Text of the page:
An Australian study says that interpreting 'ambiguous emails' is just as stressful as receiving large volumes of messages.
The study, conducted by researchers at the University of Queensland, has found that poorly written or complex emails, coupled with the expectation of an immediate reply, are a significant contributor to workplace stress and conflict.
"Complex and emotionally-driven emails may complicate the message and allow room for misinterpretation," News.com.au quoted study author and provisional psychologist Rowena Brown as saying.
"Our study found poorly crafted and complex emails can contribute to work-related stress, such as feeling overloaded as well as impacting on job satisfaction and working relationships," Brown added.
The study looked at 218 members of university staff who sent and received 30 emails daily on average - including spam.
Respondents reported that trying to decipher an "ambiguous email" could be just as stressful as having a flood of emails coming into the inbox.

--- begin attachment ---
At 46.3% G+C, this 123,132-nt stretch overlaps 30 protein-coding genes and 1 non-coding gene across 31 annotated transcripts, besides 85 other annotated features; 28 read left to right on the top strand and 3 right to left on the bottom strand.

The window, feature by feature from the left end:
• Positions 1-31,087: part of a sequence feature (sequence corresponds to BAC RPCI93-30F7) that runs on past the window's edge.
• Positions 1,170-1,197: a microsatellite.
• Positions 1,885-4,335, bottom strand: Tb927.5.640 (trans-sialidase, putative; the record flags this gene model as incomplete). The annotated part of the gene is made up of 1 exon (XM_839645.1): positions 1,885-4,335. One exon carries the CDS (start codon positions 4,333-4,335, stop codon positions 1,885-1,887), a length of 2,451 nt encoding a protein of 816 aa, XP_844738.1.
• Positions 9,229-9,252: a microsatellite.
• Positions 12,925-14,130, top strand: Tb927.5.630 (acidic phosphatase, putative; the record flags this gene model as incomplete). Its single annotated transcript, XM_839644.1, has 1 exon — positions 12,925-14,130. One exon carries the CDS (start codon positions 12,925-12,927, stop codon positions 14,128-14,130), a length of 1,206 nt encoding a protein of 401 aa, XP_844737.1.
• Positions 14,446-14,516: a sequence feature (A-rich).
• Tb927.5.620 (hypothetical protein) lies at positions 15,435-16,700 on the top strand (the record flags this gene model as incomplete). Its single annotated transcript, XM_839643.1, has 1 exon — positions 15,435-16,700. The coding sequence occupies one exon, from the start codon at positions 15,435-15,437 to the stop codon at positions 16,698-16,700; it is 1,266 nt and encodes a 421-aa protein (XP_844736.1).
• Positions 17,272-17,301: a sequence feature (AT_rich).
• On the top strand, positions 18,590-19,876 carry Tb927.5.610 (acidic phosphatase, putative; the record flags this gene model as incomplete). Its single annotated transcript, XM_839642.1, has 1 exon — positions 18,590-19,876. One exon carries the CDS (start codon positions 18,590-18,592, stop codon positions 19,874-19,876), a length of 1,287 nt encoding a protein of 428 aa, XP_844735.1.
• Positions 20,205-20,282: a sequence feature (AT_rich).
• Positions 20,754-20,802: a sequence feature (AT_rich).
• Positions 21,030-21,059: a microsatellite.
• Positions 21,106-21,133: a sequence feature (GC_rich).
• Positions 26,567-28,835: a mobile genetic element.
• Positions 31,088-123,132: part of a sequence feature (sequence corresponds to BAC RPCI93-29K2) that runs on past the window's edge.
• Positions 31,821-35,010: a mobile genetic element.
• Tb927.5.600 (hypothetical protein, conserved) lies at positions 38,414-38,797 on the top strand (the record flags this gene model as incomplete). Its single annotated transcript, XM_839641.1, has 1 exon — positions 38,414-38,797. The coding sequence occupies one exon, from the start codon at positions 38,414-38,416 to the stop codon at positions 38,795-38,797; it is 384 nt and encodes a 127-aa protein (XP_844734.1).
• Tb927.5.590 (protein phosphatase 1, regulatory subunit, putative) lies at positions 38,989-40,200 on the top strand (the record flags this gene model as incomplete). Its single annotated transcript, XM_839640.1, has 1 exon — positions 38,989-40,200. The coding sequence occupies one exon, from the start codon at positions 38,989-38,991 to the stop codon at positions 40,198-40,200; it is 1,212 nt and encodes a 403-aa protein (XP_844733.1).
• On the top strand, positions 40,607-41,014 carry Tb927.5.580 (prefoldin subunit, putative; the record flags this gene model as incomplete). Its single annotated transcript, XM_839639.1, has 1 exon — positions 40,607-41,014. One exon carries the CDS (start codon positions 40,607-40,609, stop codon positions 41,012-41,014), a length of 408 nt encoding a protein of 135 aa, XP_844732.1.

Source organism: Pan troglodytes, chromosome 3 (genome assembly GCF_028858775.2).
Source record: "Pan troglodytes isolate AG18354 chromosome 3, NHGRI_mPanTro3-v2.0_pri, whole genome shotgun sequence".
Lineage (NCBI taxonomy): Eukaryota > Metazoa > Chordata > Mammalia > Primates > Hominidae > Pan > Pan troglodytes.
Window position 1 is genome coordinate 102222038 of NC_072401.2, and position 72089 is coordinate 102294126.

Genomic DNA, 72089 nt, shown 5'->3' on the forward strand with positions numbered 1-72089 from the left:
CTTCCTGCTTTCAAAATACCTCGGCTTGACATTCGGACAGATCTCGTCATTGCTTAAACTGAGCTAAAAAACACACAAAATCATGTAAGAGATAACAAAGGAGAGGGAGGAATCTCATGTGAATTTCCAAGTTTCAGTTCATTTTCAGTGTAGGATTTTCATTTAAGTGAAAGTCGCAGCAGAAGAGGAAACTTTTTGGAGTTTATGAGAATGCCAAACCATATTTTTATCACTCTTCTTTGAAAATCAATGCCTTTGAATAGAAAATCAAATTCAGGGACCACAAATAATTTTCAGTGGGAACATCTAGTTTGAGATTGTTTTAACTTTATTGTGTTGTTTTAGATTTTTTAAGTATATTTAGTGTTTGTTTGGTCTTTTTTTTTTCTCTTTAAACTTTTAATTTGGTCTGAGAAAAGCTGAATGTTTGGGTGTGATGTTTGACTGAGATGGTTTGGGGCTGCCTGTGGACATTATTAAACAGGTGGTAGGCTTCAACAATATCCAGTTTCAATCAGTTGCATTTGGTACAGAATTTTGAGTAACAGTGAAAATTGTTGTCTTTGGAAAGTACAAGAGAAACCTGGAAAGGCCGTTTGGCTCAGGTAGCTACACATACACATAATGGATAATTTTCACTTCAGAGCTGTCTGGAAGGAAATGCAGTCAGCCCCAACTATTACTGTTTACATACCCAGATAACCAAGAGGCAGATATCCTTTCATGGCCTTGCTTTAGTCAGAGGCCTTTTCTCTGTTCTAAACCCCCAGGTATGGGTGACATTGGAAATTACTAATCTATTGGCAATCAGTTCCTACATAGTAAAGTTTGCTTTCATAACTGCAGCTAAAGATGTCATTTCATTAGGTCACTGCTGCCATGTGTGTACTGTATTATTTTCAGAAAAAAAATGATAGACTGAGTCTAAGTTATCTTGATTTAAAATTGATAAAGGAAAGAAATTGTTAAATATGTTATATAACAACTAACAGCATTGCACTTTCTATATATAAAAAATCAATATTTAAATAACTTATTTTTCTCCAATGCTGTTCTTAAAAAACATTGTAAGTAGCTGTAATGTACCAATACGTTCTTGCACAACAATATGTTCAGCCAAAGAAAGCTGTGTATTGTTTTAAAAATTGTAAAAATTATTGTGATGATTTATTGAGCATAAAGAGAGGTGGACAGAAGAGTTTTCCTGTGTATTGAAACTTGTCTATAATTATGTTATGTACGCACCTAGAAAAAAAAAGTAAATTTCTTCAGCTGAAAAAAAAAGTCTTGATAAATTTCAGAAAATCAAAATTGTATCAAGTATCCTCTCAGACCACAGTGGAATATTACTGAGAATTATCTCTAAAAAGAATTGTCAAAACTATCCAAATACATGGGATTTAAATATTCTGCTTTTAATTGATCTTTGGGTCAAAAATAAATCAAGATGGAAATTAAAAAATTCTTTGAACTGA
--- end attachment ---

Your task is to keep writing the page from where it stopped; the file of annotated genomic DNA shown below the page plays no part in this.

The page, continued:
"Poorly written emails can also create confusion and disagreements over work-related activities and responsibilities. Feeling stressed, overwhelmed and emotionally exhausted are other common strains caused by emails," Brown said.
The study also showed that the size of a worker's inbox is an indicator of his/her job satisfaction.
Paradoxically, respondents who received the most emails also reported increased job satisfaction and this was possibly because it allowed workers to feel "connected and important" at work.
"Email is a double-edged sword. We know that email can help employees to feel engaged with and connected to their work colleagues, however, the impact of a poor quality email, combined with the expectation to respond immediately, can create unnecessary stress." Brown said.
"Our research raises important issues for employers, who have a responsibility to train their staff in appropriate email etiquette," Brown added.
Brown will present the findings at the Australian Psychological Society's Eighth Industrial and Organisational Psychology Conference, now underway in Sydney.